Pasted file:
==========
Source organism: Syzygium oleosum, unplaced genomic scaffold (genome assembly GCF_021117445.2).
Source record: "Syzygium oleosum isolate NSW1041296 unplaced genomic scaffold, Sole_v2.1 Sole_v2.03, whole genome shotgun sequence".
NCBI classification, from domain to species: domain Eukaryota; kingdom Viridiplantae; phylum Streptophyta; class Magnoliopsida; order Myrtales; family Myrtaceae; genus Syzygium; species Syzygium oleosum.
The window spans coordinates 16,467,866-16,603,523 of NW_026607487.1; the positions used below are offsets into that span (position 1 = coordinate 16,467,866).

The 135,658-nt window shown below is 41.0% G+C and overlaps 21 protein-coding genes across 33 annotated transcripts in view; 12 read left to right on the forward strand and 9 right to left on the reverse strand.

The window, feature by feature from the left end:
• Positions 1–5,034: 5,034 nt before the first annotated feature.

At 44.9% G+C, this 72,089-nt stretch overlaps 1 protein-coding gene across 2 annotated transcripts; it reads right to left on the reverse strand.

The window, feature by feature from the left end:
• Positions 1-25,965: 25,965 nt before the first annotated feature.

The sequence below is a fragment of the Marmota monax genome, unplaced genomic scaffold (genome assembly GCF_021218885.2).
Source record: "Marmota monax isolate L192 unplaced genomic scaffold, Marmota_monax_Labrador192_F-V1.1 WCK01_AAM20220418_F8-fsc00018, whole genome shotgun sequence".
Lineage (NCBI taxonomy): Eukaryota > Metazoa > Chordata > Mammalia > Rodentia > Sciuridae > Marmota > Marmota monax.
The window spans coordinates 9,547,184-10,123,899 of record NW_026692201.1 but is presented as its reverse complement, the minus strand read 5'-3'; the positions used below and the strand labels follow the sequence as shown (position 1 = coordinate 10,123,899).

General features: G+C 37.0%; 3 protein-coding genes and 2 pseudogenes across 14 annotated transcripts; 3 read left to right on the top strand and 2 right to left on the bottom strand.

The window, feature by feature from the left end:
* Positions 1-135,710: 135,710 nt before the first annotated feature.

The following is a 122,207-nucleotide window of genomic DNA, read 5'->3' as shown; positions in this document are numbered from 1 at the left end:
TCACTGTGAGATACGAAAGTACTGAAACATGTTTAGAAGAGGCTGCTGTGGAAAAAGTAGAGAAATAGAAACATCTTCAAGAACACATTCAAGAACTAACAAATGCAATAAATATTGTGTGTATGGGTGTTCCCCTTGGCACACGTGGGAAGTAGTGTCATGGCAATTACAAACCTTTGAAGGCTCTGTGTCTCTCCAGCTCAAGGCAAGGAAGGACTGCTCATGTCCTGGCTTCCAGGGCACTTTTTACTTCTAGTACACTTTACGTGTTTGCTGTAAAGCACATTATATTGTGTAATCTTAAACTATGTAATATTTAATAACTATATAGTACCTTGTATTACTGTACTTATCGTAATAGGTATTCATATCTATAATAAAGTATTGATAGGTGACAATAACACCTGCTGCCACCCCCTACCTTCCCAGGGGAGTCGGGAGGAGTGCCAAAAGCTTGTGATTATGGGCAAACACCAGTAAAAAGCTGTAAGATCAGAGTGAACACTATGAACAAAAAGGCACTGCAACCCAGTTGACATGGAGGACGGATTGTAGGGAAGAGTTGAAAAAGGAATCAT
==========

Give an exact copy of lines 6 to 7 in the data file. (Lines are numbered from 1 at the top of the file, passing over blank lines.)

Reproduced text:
The window, feature by feature from the left end:
• Positions 1–5,034: 5,034 nt before the first annotated feature.